Barcelona 2013
Barcelona 2013
Abstract book - Abstract - 403
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Conference Details
International Committee
Plenary Speakers
Presenting Speakers
Scientific Committee
Abstract #403  -  Drugs and Alcohol
  22.6: Drugs and Alcohol (Parallel) on Monday @ 16.30-18.30 in Mirador Chaired by Sam Friedman,
Rosa Mansilla

  Presenting Author:   Ms Laure Tron - INSERM, France
  Additional Authors:  Dr. Patricia Solomon, Mr. Larry Baxter, Dr. Alan Casey, Mr. Will Chegwidden, Mr. Duncan MacLachlan, Dr. Joy MacDermid, Ms. Anne-Marie Tynan, Dr. Greg Robinson, Dr. Barry Trentham, Ms. Janet Wu, Ms. Elisse Zack,  
In the era of potent combination antiretroviral therapies, tobacco smoking is a major risk factor of comorbidity and premature mortality among people living with HIV. Higher rates of smoking have been consistently reported in HIV-infected people as compared to those HIV-uninfected. However, these rates are mostly based on studies restricted to specific subgroups of the HIV-infected population. Besides, most comparisons did not account for the specificities of HIV-infected people in terms of population subgroups (high prevalences of men who have sex with men [MSM] and injecting drug users [IDU]) and sociodemographic characteristics. The objective of the present study was to provide estimates of smoking rates in the various subgroups constituting the population living with HIV in France, and to adequately compare them to those reported in the general French population.
Method / Issue:
We used data from the ANRS-Vespa2 study, a cross-sectional survey conducted in 2011 among a national representative sample of 3022 HIV-infected hospital outpatients in France. Data collected included detailed information on participants? sociodemographic characteristics, substance use including tobacco smoking and injecting drug use, and sexual behaviors. Survey weights were applied to account for study design and non-participation, thus allowing providing estimates generalizable to the whole HIV-infected population followed at hospital in France. Direct standardization was used to estimate age, gender, geographic origin and education-standardized smoking rates among HIV-infected individuals, using the ?Baromètre Santé 2010? national health interview survey, conducted among a national representative sample of the French general population (N=27,653), as reference. Considering the low prevalences of IDU and MSM (<1.5%) in this population, standardized smoking rates were computed only for non-IDU non-MSM individuals. All analyses accounted for data weighting and were restricted to adults over 18.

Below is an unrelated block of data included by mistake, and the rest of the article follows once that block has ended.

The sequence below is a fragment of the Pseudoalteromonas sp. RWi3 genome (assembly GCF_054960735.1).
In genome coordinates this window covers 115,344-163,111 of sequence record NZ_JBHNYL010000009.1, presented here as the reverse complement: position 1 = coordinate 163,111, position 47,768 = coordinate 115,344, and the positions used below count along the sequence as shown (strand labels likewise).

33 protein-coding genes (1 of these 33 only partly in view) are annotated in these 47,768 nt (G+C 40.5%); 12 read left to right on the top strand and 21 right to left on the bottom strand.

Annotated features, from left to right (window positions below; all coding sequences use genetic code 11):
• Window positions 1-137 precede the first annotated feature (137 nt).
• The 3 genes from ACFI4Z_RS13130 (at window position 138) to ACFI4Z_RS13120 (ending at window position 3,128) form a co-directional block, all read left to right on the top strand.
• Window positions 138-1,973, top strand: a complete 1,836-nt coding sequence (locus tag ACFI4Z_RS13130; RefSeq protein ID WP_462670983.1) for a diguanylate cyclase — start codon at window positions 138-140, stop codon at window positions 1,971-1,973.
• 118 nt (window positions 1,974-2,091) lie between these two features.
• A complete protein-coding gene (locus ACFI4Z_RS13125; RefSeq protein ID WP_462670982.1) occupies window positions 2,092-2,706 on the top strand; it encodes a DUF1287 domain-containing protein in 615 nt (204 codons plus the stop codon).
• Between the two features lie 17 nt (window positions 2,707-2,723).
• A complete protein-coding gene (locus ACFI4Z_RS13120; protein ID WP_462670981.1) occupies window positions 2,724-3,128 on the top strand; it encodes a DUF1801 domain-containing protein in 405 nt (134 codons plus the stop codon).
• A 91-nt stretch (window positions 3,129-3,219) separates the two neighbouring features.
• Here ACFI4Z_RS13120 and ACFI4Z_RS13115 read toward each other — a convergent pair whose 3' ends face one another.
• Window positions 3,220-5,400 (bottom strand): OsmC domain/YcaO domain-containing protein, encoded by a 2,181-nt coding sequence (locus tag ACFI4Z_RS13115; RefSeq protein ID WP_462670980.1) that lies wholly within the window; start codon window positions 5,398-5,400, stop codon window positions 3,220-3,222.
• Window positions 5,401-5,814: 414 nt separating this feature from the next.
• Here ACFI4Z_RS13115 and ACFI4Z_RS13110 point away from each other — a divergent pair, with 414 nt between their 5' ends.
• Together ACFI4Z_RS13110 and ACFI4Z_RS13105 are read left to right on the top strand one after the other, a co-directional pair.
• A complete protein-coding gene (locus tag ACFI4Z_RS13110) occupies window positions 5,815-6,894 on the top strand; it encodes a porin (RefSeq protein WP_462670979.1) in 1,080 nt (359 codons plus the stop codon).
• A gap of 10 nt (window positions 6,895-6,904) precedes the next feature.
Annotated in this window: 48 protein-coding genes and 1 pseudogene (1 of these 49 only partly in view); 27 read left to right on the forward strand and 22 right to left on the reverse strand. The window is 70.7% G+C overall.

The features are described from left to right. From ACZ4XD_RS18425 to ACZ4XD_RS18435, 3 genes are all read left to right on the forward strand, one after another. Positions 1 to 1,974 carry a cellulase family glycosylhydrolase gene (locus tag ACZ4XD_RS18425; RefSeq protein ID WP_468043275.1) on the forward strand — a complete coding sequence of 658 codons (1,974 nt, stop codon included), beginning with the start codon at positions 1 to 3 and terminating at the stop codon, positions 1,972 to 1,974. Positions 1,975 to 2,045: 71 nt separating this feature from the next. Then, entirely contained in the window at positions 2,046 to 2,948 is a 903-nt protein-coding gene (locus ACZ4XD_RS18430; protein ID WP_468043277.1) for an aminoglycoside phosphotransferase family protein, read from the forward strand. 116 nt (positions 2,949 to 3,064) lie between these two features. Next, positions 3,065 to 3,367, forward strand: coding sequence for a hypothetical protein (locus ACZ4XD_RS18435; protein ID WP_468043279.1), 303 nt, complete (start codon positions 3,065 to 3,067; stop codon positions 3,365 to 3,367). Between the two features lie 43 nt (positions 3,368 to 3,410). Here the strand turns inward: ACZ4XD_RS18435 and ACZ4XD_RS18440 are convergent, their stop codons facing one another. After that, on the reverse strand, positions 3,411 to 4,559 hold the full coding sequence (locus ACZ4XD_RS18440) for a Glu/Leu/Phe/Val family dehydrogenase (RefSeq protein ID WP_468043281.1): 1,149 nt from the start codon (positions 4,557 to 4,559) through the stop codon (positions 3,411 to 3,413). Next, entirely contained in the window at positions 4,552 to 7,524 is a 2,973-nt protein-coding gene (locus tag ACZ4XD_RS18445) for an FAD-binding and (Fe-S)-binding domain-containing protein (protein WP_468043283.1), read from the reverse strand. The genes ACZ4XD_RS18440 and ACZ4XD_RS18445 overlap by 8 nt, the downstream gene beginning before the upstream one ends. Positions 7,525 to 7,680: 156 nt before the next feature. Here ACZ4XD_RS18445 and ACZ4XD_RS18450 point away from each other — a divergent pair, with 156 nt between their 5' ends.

Results / Comments:
The HIV-infected population was composed of 13.4% IDU, 36.7% non-IDU MSM and 49.9% non-IDU non-MSM. This latter group comprised a majority of women (57.8%) and of non-French natives (55.0%, of whom 86.2% originating from sub-Saharan Africa). Overall, 40.4% (95% confidence interval [95%CI]: 37.7%-43.0%) of HIV-infected individuals reported having never smoked or just tried, 37.6% (95%CI: 35.1%-40.0%) were current smokers and 22.1% (95%CI: 20.1%-24.0%) were past smokers. There were strong differences across the various subgroups of the HIV-infected population, notably low rates of never smokers and high rates of current smokers among IDU (3.5%, 95%CI: 1.6%-5.3% and 76.0%, 95%CI: 70.7%-81.4%, respectively) and, to a lesser extent, among non-IDU MSM (33.7%, 95%CI: 30.4%-37.0% and 41.8%, 95%CI: 38.2%-45.4%, respectively). In the general population, 36.7% were never smokers, 32.1% current smokers and 31.1% past smokers. Among HIV-infected non-IDU non-MSM individuals, the standardized rate of never smokers (34.5%, 95%CI: 30.0%-39.0%) did not differ from that in the general population while the rate of current smokers was higher (37.2%, 95%CI: 32.5%-41.8%) and the rate of past smokers tended to be lower (28.4%, 95%CI: 24.4%-32.3%).
Smoking is particularly frequent among HIV-infected IDU and MSM. Yet, our results suggest that smoking constitutes a major concern among HIV-infected non-IDU non-MSM as well. HIV infection might be associated with more difficulties to achieve and/or less promotion of smoking cessation.
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